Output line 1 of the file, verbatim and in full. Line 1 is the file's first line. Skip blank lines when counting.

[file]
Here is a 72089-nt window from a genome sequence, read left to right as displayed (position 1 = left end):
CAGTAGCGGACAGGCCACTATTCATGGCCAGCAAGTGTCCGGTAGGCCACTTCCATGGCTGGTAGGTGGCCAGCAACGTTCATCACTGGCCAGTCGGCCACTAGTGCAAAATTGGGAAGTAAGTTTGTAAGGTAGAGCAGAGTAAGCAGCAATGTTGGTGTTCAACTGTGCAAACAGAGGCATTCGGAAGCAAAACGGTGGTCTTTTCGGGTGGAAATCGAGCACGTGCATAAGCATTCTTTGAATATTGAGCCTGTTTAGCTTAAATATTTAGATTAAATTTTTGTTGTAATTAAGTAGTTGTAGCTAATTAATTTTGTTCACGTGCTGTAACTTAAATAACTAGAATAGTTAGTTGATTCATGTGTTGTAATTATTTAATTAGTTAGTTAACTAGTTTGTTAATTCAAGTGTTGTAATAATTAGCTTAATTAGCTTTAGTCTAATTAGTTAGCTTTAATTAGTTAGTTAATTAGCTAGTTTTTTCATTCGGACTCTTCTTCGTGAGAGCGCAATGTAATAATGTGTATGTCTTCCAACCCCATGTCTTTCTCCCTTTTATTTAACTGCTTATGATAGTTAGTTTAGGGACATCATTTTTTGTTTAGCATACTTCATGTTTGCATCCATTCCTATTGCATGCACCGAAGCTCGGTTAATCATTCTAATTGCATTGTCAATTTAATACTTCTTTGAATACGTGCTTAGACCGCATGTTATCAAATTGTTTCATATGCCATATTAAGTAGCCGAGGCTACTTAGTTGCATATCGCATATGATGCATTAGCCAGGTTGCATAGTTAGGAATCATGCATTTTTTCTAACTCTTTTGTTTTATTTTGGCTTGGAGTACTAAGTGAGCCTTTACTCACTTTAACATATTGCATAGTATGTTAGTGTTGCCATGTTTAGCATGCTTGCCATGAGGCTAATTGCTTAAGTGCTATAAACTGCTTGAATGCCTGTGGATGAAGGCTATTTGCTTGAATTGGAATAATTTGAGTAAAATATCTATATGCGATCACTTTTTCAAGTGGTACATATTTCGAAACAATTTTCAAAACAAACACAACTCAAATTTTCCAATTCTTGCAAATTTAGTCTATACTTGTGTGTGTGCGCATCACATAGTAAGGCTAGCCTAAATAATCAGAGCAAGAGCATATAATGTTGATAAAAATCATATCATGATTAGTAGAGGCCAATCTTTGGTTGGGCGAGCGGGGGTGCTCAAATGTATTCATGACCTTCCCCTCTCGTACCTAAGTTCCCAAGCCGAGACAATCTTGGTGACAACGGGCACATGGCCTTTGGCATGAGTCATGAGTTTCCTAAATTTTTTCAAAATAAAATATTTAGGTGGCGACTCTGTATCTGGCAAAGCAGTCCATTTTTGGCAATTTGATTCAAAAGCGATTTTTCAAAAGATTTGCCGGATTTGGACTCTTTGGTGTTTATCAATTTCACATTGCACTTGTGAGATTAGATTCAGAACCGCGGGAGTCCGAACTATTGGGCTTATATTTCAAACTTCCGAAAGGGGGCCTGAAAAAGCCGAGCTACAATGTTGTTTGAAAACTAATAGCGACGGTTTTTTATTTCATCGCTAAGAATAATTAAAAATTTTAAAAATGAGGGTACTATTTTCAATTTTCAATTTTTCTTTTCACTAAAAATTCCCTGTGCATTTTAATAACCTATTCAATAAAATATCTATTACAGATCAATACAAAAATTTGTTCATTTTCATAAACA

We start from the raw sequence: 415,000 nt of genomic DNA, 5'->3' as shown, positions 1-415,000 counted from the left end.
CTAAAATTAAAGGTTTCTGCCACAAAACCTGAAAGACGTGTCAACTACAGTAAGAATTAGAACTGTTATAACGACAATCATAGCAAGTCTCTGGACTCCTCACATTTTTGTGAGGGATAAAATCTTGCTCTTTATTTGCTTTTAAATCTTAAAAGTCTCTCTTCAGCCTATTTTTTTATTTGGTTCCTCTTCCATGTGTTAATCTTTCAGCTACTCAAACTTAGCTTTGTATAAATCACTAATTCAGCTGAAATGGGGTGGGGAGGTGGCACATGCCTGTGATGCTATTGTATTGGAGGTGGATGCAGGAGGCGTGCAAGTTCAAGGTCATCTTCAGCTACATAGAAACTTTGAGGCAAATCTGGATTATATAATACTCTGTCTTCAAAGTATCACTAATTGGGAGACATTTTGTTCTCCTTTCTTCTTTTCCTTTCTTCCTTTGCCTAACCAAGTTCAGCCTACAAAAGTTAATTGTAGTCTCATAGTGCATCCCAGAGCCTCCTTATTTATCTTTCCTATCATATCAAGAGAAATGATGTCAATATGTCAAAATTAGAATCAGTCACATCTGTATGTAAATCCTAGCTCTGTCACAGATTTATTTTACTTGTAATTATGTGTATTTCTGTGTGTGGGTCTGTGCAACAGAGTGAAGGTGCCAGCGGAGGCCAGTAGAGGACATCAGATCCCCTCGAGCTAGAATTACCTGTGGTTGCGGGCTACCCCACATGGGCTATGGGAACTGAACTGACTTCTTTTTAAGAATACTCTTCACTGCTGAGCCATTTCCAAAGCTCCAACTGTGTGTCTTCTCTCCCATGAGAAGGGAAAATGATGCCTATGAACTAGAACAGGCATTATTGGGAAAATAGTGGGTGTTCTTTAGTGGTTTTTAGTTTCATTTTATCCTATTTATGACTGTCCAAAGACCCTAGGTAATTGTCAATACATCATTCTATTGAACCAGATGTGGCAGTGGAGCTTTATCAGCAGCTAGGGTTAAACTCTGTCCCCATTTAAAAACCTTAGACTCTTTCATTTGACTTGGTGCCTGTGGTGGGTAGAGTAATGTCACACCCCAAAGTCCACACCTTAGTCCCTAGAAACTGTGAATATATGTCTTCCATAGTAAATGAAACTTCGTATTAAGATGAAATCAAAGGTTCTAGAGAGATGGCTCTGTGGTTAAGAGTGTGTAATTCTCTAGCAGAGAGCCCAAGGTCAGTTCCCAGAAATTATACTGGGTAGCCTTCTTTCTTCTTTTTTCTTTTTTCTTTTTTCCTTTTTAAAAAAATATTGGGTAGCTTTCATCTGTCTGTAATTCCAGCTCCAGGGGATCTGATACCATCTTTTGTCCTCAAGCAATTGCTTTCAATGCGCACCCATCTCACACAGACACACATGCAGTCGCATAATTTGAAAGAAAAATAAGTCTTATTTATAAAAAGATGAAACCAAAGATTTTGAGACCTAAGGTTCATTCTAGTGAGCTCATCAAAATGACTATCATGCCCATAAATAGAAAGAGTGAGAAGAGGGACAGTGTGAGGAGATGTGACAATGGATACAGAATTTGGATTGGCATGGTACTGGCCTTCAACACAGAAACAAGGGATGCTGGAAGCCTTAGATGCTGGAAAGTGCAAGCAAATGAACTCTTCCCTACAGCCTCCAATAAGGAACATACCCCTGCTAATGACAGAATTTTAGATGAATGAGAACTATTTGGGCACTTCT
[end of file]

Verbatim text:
Here is a 72089-nt window from a genome sequence, read left to right as displayed (position 1 = left end):